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Tuesday, 16 September 2003
Page: 15232


Senator MINCHIN (Minister for Finance and Administration) (12:46 PM) —I will respond briefly. As I understand it, we are dealing with the ACIS Administration Amendment Bill 2003 and not with the Customs Tariff Amendment (ACIS) Bill 2003 to which Senator Brown has proposed an amendment. Dealing with the first bill, the ACIS Administration Amendment Bill 2003, I do not have a lot to add to the remarks I made last night in my second reading contribution with respect to the second reading amendment moved by the Democrats in relation to environmental matters. I take the opportunity, however, to rebut some of the rather negative comments about the Australian car industry. I think it has done an enormous amount to produce more environmentally friendly fuel efficient vehicles in recent years. It should be applauded for the steps it has taken to produce much more fuel efficient vehicles rather than be criticised.

I pick up the point Senator Brown made about the public's attitude. The point is that an industry like this must be responsive to consumers. That is how capitalism works. You produce products which the consumer wants and if consumers want to buy fuel efficient vehicles there are plenty available for sale and they can purchase them and there is no disincentive to that activity whatsoever. If the public want to buy these vehicles then there are plenty on the market for them to purchase.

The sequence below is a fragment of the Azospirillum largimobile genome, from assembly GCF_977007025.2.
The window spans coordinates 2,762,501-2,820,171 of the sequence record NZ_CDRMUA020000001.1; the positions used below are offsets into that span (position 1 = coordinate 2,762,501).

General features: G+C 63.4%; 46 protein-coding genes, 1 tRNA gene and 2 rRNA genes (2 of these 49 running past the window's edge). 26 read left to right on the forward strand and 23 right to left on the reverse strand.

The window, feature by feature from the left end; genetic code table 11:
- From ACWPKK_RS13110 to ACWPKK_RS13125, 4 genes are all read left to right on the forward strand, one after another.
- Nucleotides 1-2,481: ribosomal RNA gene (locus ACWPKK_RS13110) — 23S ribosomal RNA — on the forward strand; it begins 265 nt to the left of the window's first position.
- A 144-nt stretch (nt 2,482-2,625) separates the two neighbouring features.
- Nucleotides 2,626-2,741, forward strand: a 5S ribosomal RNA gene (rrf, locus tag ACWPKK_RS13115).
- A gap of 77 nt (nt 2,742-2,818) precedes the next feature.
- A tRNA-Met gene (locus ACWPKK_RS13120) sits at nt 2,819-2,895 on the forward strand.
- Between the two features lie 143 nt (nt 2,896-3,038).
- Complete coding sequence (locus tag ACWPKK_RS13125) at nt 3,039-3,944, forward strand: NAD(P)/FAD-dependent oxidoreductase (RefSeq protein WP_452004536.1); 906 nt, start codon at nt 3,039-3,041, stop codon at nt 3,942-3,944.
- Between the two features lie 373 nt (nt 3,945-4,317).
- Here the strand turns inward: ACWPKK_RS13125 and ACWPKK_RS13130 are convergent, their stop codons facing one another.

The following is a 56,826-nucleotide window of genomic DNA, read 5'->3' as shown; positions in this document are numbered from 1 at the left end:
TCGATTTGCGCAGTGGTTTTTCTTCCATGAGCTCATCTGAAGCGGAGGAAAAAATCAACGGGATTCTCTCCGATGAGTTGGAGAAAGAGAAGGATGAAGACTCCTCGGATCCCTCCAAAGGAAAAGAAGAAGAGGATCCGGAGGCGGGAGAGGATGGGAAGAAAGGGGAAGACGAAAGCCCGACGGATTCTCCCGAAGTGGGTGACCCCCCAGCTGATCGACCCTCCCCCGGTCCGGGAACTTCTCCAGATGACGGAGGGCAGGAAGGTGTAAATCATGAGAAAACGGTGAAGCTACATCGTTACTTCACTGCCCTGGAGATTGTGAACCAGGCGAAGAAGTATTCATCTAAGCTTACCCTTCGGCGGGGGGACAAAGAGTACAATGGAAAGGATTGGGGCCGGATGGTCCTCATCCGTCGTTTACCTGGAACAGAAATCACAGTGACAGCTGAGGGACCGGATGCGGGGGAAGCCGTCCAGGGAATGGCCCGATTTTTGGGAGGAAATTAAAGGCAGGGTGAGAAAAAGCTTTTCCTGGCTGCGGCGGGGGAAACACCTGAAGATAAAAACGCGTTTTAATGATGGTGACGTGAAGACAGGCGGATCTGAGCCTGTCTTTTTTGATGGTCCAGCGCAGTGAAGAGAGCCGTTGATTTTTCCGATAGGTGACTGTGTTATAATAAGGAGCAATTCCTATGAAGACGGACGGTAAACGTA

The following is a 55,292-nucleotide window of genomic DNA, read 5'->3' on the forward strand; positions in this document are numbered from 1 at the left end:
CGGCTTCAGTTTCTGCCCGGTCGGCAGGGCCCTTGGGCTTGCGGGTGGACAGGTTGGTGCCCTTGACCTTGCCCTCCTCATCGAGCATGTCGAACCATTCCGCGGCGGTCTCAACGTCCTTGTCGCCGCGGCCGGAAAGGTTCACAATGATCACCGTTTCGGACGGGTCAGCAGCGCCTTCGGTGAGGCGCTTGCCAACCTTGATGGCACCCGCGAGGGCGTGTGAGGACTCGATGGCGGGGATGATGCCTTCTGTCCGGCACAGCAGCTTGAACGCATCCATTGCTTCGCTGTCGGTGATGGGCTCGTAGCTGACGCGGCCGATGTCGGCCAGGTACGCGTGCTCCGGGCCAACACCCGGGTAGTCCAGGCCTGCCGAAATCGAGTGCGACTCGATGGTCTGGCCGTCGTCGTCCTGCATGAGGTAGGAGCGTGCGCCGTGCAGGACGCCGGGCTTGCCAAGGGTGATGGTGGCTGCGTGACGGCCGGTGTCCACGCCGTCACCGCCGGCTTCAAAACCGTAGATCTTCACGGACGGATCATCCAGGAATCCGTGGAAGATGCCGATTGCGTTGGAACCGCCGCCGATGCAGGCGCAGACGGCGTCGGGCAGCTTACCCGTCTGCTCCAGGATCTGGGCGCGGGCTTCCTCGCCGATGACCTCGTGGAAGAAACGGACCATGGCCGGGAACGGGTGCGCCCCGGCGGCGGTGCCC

I point out that, by the substantial reduction in tax we have brought about in relation to motor vehicles by removing the wholesale sales tax and replacing it with the GST, motor vehicles are now much cheaper and more affordable. There is no doubt, and it ought to be recognised, that new motor vehicles are infinitely more fuel efficient and environmentally friendly than old vehicles. One of the problems in Australia has been the age of the motor vehicle fleet. Everyone understands that older vehicles going back 10, 15 or 20 years are much more fuel inefficient than modern vehicles. The newer the fleet, the less fuel inefficiency and the greater the fuel efficiency; so the more people we can get into newer vehicles the better it is for the environment.

That is why, if I may foreshadow some remarks I might make in relation to Senator Brown's amendment, making cars more expensive, which is what Senator Brown wants to do, is completely contrary to the interests of ensuring more fuel efficient vehicles on our roads. The newer vehicles are so much more fuel efficient, using much better engine technology and much lighter materials, that we want to do everything we can to encourage Australians to be in newer, more fuel efficient vehicles. That is one of the reasons we foreshadow our rejection of the forthcoming amendment. I do want to acknowledge how much the car industry has done in this country to improve the fuel efficiency of its vehicles, working closely with the government. Everything we can do to enable Australians to have newer vehicles which are not only more fuel efficient but a lot safer will produce the objectives the Democrats and the Greens quite properly see. It is obviously a good objective to have much more fuel efficient vehicles on the road. We want to work with the industry but at the end of the day it is a matter for consumers. If they want to buy those vehicles there are plenty on the market for them to buy and the industry will be responsive to that demand.